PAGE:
I believe that during the last financial crisis, macroeconomists (and I include myself among them) failed the country, and indeed the world. In September 2008, central bankers were in desperate need of a playbook that offered a systematic plan of attack to deal with fast-evolving circumstances. Macroeconomics should have been able to provide that playbook. It could not.DeLong argues that a better understanding of how to respond to economic crises exists, even if it is outside of Kocherlakota's realm of "modern macroeconomics." He goes back to John Stuart Mill:
Let me briefly set out what the macro playbook is, and how it has been developed by economists and policymakers over the past 185 years. Start with Say's or Walras's Law: the circular flow principle that everybody's expenditure is someone else's income--ands everyone's income is somebody else's expenditure. It has to be that way: for every buyer there is a seller: and for every seller who is disappointed because they sell for less than their cost plus normal profit because of excess supply there must be another who is exuberant from selling at more than cost plus normal profit.
How, then, can you have a depression--a "general glut," a situation in which there is excess supply of not one or a few but all commodity goods and services? How can you have a situation in which workers laid off from shrinking industries where demand is less than was expected and thus less than supply are not rapidly hired into industries where demand is more than was expected and hence more than supply?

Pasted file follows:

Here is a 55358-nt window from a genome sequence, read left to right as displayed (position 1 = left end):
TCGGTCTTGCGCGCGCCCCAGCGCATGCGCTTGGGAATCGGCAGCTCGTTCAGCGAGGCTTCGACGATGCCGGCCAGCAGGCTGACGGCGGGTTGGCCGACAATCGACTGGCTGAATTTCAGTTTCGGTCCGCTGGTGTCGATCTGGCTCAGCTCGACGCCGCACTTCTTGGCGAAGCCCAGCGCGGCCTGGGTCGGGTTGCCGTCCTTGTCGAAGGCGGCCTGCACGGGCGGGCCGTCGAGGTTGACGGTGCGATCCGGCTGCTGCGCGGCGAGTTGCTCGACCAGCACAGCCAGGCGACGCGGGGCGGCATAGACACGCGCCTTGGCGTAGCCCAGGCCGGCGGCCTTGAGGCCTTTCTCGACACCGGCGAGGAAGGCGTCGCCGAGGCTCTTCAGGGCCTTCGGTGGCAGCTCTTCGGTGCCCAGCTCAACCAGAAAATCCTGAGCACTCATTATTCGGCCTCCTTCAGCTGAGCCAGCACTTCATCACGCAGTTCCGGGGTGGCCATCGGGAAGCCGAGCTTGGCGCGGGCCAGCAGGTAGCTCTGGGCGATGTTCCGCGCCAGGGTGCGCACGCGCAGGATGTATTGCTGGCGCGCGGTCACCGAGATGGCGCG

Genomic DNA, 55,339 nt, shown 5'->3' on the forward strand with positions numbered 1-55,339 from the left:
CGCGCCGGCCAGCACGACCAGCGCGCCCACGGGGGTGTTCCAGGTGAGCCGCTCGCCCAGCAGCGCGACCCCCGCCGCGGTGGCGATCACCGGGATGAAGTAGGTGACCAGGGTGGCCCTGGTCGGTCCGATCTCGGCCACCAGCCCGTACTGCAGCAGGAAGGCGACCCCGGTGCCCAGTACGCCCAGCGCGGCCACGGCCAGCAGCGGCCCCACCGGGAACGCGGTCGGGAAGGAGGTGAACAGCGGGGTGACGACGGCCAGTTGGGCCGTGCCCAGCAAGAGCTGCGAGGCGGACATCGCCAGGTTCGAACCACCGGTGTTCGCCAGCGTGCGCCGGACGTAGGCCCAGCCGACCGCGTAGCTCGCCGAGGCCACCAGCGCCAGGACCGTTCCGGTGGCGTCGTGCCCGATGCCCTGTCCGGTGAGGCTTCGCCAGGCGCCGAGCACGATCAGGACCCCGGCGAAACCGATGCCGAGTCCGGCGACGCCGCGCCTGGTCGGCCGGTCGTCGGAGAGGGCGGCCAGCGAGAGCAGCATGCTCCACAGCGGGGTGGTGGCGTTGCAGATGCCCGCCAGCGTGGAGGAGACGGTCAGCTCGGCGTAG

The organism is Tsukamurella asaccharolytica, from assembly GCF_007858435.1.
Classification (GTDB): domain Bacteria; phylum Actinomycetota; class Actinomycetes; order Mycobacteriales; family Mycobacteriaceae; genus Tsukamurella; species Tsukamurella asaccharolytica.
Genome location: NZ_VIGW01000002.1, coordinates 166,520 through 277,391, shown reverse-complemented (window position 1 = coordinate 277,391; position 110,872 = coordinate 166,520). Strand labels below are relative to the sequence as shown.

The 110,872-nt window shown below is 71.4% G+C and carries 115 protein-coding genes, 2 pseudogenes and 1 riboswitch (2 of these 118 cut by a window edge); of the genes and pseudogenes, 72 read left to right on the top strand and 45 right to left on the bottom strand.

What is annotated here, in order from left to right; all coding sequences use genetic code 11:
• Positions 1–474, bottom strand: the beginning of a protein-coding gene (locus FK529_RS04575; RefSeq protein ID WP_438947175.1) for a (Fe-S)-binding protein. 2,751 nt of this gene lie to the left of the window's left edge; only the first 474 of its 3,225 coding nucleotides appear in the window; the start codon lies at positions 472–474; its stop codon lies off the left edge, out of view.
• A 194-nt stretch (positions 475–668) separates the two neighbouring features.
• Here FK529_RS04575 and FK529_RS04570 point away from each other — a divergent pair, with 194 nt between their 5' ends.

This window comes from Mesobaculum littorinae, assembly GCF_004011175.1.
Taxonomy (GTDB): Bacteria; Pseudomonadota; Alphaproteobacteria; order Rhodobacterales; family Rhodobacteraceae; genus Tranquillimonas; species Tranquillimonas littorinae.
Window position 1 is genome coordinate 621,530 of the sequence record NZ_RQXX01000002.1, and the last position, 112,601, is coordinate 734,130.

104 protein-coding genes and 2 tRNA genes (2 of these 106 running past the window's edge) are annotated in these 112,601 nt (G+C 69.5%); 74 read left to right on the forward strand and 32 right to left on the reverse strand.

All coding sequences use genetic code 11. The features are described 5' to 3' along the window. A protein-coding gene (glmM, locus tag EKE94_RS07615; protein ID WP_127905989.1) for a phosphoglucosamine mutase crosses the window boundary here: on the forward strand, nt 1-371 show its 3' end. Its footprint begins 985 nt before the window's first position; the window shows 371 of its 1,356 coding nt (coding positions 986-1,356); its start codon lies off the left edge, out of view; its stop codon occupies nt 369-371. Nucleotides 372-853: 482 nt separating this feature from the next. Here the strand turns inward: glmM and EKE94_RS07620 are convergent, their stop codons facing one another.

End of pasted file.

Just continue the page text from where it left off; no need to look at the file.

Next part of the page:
Moral philosopher, libertarian, colonial bureaucrat, feminist, public intellectual, and economist John Stuart Mill put his finger on the answer in a piece he published in 1844:[T]hose who have... affirmed that there was an excess of all commodities, never pretended that money was one of these commodities.... [P]ersons in general, at that particular time, from a general expectation of being called upon to meet sudden demands, liked better to possess money than any other commodity. Money, consequently, was in request, and all other commodities were in comparative disrepute. In extreme cases, money is collected in masses, and hoarded; in the milder cases, people merely defer parting with their money, or coming under any new engagements to part with it. But the result is, that all commodities fall in price, or become unsaleable...
DeLong puts the problem in terms of a shortage of "safe" assets. The policy response of creating more of them - issuing more government bonds - is the flip side of the traditional Keynesian remedy of deficit spending (or deficit financed tax cuts), as well as of an aggressive "lender of last resort" central bank policy. See also DeLong's related project syndicate column, and this Vox piece by Ricardo Caballero.
So, is this further evidence that we are living in what Krugman called the "dark age of macroeconomics"? Yes and no. As DeLong notes, policymakers have largely been following his playbook (though there are ominous signs they are pulling back too soon). However, academic models employing the reigning methodology of "dynamic stochastic general equilibrium" (DSGE) have generally not been very helpful. That paradigm is still relatively young - it remains to be seen if it will develop in a direction that makes it more useful for policy, or whether it will be supplanted in a more fundamental shift.